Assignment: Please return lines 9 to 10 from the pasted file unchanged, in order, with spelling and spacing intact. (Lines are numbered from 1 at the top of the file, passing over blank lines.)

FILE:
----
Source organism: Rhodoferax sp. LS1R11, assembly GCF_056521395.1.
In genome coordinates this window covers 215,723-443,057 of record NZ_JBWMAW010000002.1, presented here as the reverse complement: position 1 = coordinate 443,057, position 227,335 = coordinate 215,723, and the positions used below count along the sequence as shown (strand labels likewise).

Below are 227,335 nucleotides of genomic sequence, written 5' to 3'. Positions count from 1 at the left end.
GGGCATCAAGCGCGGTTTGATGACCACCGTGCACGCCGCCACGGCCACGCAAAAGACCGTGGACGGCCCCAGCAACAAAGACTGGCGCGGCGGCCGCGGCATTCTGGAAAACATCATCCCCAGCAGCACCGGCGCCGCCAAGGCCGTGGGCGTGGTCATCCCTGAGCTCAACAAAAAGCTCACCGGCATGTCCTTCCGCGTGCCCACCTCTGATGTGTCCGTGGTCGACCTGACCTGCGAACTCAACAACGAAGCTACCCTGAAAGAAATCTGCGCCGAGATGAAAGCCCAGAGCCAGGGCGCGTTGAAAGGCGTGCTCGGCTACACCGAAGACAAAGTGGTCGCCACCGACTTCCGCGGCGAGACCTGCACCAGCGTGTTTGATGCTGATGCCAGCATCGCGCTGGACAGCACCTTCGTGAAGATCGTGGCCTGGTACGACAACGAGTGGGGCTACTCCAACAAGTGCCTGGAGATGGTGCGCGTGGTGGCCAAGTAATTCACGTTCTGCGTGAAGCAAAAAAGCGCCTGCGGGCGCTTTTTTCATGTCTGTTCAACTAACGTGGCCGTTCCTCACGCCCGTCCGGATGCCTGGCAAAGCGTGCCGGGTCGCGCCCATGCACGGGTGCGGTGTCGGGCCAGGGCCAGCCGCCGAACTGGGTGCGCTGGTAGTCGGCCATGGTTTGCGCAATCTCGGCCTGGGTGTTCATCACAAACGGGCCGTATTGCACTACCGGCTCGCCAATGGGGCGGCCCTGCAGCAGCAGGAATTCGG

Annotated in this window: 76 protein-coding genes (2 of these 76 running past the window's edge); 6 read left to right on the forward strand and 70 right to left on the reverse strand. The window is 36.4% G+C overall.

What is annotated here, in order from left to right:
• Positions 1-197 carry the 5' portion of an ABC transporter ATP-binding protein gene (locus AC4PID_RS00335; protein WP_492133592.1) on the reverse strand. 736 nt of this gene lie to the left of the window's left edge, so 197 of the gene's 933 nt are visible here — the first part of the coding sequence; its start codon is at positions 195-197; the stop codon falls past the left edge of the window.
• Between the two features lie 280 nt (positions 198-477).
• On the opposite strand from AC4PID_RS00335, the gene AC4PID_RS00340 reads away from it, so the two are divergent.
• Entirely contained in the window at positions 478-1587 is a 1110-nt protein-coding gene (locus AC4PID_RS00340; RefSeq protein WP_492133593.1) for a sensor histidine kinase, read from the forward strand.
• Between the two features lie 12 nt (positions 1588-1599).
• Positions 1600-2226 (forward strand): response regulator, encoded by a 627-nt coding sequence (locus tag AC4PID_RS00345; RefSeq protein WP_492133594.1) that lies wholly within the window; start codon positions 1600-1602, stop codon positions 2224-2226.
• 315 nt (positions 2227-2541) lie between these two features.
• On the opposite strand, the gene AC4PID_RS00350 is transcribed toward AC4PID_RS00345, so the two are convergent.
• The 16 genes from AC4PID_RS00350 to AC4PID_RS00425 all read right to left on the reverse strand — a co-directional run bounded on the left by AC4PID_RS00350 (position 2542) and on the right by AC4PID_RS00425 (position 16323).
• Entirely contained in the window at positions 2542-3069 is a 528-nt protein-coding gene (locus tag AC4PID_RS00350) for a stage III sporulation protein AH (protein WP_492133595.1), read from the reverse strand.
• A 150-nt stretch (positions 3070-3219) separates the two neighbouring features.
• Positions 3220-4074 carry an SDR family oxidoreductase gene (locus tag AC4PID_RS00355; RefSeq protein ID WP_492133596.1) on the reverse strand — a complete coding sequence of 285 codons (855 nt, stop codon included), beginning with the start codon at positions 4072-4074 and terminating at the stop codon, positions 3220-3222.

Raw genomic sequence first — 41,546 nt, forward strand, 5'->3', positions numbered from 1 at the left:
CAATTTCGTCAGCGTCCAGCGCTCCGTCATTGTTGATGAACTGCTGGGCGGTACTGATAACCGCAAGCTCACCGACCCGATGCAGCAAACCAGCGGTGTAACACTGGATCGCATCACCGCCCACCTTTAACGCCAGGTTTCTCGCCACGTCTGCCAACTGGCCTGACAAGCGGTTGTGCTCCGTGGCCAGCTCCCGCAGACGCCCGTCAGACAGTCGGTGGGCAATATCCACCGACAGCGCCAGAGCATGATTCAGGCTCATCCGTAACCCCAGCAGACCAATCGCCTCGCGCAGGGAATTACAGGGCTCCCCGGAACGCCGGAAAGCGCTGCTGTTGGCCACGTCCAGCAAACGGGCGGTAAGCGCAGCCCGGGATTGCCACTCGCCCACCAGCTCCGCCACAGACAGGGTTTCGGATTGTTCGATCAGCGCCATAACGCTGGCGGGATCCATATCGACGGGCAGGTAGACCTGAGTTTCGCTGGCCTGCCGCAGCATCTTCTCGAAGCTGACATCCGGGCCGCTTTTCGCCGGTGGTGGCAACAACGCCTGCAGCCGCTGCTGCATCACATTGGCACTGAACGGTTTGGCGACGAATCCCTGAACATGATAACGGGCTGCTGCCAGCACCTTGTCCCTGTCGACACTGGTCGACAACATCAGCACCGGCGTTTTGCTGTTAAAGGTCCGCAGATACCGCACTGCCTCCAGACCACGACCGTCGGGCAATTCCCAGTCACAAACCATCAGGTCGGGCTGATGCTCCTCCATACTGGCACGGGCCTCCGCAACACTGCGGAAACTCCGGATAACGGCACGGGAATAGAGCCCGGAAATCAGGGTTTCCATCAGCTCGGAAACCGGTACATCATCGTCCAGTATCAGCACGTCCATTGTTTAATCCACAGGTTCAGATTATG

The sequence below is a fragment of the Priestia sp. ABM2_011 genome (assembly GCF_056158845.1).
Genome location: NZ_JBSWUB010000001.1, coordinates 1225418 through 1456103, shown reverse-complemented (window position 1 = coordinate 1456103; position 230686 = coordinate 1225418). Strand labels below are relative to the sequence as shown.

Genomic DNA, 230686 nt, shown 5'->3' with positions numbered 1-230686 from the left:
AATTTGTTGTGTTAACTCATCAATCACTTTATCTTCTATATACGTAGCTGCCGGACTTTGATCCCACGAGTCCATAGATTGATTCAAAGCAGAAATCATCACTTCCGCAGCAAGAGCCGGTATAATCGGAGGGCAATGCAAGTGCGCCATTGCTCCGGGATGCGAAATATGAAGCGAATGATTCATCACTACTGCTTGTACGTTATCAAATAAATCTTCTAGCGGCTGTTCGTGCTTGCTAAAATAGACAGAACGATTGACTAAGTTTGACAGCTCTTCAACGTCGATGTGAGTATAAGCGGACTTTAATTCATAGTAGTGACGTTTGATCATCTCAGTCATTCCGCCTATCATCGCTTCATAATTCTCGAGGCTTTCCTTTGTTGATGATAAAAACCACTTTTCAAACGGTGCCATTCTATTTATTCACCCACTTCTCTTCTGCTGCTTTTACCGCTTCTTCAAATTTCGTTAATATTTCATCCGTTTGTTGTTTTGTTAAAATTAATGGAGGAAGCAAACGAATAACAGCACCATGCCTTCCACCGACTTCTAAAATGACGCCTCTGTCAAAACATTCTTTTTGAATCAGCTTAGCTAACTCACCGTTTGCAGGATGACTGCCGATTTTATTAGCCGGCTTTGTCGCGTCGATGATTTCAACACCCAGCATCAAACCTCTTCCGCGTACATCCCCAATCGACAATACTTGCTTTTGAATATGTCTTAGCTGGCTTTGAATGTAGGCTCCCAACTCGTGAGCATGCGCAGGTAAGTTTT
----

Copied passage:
• On the opposite strand from AC4PID_RS00335, the gene AC4PID_RS00340 reads away from it, so the two are divergent.
• Entirely contained in the window at positions 478-1587 is a 1110-nt protein-coding gene (locus AC4PID_RS00340; RefSeq protein WP_492133593.1) for a sensor histidine kinase, read from the forward strand.